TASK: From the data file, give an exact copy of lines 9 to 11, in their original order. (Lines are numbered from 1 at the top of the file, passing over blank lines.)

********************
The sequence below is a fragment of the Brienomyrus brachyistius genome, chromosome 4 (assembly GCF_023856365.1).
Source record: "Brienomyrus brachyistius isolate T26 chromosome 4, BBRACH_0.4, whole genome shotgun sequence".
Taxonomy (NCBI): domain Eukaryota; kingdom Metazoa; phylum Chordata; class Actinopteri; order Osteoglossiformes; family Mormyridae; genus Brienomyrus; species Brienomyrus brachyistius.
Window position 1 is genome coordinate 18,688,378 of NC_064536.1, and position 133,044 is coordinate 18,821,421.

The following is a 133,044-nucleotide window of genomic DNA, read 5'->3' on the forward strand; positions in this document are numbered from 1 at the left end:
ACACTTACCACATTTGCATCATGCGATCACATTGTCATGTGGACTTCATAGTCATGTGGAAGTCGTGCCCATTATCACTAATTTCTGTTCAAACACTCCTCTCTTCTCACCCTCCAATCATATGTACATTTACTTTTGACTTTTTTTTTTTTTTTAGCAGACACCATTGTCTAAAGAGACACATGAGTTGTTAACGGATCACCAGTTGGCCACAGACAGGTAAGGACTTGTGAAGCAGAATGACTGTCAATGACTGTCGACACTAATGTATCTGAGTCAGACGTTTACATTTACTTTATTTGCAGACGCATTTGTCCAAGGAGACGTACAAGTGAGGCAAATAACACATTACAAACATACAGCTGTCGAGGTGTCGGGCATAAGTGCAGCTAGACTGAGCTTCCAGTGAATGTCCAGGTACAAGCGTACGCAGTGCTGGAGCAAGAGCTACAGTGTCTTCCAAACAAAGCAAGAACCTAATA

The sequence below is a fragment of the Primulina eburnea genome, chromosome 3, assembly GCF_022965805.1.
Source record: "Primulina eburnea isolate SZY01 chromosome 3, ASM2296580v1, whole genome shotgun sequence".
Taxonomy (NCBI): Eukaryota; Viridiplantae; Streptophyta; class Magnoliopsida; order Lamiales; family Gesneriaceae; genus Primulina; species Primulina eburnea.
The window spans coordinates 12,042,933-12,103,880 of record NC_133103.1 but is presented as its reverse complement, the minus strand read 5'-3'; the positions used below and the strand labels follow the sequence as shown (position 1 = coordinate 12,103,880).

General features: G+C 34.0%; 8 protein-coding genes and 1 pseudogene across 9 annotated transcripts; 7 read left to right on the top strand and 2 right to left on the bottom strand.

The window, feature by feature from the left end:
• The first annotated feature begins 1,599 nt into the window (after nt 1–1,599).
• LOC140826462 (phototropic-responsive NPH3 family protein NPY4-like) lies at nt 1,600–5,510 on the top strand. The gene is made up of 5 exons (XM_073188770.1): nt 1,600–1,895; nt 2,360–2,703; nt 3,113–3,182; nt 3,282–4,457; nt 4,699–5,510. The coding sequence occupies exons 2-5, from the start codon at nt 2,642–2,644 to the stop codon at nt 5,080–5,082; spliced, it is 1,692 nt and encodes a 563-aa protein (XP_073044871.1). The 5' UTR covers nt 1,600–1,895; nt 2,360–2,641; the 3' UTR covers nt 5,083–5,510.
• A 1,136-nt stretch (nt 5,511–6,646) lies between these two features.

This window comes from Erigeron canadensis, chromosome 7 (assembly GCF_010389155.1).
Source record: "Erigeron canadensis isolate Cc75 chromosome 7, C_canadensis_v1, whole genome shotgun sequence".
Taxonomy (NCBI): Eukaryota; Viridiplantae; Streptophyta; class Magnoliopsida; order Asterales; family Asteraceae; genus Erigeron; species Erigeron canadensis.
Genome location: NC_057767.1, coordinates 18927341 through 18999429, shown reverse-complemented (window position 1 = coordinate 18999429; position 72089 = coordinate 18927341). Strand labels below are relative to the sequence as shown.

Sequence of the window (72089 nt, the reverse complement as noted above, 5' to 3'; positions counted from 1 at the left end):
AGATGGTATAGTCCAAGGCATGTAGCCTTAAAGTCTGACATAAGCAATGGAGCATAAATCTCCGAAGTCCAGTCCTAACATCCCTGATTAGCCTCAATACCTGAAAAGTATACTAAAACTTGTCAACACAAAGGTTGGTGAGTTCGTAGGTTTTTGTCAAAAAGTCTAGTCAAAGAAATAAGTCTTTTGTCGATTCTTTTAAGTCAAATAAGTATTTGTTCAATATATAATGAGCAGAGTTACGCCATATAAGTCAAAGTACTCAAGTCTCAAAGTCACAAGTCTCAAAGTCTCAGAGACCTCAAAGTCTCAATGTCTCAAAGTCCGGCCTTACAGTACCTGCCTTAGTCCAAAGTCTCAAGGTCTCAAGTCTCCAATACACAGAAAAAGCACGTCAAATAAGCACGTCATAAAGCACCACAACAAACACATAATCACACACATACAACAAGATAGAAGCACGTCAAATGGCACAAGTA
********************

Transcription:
Taxonomy (NCBI): Eukaryota; Viridiplantae; Streptophyta; class Magnoliopsida; order Lamiales; family Gesneriaceae; genus Primulina; species Primulina eburnea.
The window spans coordinates 12,042,933-12,103,880 of record NC_133103.1 but is presented as its reverse complement, the minus strand read 5'-3'; the positions used below and the strand labels follow the sequence as shown (position 1 = coordinate 12,103,880).

General features: G+C 34.0%; 8 protein-coding genes and 1 pseudogene across 9 annotated transcripts; 7 read left to right on the top strand and 2 right to left on the bottom strand.